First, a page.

Limerick swarm like killer bees. And Waterford got badly stung

I was on the road to Dublin yesterday morning at 6.15am. It wasn’t easy to roll out of the cot at that ungodly hour but I arranged Kilmacud Crokes training early so I could be organised and be able to get into Croke Park early.

Limerick swarm like killer bees. And Waterford got badly stung

I was on the road to Dublin yesterday morning at 6.15am. It wasn’t easy to roll out of the cot at that ungodly hour but I arranged Kilmacud Crokes training early so I could be organised and be able to get into Croke Park early.

And yet despite all my planning, I still got my calculations wrong. Part of that was down to me underestimating the scale of the Mayo support because when I went to buy a ticket at the office just after noon, the options available weren’t hectic. And that is how I ended up watching the game from the Davin End corner of the stadium.

You are a little reliant on the big screen at times but at least I was up high. In that context, the position was perfect because it gave me a full view of how both teams set up.

It also gave me another chance to see how tactically sharp Limerick are. And I was seriously impressed – Limerick are as flexible as a good plank of thin ash. They can bend and twist to nearly breaking point. But they never look like breaking.

They are just purring at the moment. They had some incredible wides while Nickie Quaid made two good saves. But Limerick were still in control of the match from the first minute.

When I was coaching the Limerick minors in 2015, we picked Peter Casey at centre-forward in the first round against Cork. When we got a right clipping there were Limerick lads asking me afterward, ‘What were ye doing playing Caso at number 11?’

Caso is an out-and-out assassin. When we beat that same Cork team three months later in the Munster semi-final, his late goal sealed the win. Those Limerick lads who questioned us earlier that season, who said that you always play Peter close to goal, looked to be proven right.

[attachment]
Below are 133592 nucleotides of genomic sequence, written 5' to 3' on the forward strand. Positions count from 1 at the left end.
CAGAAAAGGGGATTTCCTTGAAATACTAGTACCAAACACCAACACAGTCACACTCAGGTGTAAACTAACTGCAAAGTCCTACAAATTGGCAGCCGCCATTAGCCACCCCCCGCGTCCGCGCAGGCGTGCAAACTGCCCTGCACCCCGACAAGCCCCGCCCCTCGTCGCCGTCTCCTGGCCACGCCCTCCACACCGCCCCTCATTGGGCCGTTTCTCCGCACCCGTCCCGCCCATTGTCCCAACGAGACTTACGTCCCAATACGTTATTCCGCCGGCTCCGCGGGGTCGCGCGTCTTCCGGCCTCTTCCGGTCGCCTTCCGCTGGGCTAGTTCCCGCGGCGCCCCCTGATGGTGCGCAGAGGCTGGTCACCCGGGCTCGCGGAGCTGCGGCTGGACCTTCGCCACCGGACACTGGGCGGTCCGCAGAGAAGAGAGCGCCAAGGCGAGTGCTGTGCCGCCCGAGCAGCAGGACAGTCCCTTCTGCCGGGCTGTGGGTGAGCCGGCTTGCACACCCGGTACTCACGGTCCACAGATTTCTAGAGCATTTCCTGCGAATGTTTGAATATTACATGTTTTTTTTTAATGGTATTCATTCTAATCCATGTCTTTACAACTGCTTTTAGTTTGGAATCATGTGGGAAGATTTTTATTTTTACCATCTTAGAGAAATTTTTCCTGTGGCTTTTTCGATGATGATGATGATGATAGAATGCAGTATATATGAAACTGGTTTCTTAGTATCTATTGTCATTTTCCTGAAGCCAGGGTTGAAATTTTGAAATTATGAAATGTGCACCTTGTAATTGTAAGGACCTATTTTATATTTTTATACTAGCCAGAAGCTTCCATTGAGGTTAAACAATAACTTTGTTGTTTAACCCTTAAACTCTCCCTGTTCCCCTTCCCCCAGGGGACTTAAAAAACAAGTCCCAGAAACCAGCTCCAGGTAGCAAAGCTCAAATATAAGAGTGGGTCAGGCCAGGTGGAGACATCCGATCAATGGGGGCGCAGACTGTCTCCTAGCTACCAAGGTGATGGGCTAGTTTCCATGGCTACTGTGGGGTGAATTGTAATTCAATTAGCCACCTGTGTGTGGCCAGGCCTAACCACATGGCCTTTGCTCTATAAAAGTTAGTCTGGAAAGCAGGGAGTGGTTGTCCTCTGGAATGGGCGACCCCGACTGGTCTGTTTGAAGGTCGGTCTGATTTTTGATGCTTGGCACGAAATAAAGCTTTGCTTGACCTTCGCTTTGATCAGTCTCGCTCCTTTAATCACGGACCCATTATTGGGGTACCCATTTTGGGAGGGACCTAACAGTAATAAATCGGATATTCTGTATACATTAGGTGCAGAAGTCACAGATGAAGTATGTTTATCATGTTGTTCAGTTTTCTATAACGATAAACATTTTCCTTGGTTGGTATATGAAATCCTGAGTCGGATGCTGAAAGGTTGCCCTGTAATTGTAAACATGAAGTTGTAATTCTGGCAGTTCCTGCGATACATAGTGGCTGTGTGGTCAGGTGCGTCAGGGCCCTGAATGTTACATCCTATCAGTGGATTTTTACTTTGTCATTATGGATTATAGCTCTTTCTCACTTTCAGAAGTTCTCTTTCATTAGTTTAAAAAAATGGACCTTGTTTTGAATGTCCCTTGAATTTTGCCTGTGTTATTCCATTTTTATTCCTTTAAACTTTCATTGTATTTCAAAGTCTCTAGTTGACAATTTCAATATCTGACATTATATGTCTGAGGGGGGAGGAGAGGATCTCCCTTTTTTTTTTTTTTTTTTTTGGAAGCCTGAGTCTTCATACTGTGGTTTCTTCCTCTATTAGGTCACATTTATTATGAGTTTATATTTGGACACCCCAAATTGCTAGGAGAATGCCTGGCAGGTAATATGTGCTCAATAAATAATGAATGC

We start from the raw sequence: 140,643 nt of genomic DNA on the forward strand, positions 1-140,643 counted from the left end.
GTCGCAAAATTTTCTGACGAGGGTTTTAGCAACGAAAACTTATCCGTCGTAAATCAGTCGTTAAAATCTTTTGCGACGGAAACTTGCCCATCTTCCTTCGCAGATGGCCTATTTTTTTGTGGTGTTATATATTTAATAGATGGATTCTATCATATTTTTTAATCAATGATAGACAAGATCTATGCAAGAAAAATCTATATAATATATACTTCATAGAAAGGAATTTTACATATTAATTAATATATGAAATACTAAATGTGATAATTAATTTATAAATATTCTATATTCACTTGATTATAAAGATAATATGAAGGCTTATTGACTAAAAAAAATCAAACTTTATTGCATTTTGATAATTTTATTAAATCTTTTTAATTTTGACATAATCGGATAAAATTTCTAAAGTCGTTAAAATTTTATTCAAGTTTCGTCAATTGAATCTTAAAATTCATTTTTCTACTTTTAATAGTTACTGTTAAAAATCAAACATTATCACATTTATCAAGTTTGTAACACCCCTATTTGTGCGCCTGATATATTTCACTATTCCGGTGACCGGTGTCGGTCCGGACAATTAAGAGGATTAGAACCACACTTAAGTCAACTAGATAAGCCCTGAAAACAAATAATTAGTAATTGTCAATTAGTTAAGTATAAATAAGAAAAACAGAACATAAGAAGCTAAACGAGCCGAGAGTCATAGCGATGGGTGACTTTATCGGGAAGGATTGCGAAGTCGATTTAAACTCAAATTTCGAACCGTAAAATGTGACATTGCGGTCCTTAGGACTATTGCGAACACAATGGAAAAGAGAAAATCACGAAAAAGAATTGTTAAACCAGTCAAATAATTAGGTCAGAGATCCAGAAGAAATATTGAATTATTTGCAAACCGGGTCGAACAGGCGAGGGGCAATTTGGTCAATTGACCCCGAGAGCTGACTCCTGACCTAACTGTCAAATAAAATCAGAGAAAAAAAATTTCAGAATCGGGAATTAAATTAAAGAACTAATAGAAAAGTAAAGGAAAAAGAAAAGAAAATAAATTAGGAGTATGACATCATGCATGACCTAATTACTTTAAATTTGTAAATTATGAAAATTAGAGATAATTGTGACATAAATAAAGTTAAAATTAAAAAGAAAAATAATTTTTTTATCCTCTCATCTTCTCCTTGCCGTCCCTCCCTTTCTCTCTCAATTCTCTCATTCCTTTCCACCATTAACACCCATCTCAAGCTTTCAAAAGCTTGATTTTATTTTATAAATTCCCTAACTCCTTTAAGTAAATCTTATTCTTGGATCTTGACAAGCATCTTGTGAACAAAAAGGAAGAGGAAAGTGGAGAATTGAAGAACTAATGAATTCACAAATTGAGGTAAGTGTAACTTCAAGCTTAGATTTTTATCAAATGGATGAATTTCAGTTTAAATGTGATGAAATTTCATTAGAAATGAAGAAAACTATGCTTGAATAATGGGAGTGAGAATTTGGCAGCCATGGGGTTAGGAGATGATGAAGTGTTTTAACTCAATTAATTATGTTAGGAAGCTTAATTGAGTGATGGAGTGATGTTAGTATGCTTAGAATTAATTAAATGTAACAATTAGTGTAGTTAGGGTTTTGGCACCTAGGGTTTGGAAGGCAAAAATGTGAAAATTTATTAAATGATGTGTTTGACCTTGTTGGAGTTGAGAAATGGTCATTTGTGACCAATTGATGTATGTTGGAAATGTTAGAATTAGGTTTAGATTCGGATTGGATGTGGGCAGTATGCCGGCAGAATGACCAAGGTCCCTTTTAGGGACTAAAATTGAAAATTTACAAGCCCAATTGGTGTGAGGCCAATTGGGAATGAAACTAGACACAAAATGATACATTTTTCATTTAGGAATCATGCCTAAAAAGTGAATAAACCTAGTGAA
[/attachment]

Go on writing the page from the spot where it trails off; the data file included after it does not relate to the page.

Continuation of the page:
But what would those same guys have been saying after yesterday? Caso did a lot of his damage out around the half-forward line, tackling like a demon, getting on the ball and stitching the play together. Yet he was still able to do damage on the scoreboard when he was close to goal.

That flexibility sets Limerick apart but the scary thing for everyone else is that Kyle Hayes or Graeme Mulcahy have still found nothing like the form of 2018 yet. Seamie Flanagan has only being used as an impact sub for the last few games.

Limerick are just oozing class and belief but much of that confidence also stems from how comfortable they are with their system. They don’t mind just having two forwards in their own half of the field but Aaron Gillane is just a beast of an option for them up top. He doesn’t care if the ball comes in high or low, or with two or three lads around him, Gillane is always a threat.

And what a magical goal he scored.

Defenders or deep-lying players always have options. There was a stage in the second half when Mikey Casey was coming out of defence, and was looking up and wondering where to deliver the ball. He only had to wait a second to make up his mind because his brother made a dart towards the sideline.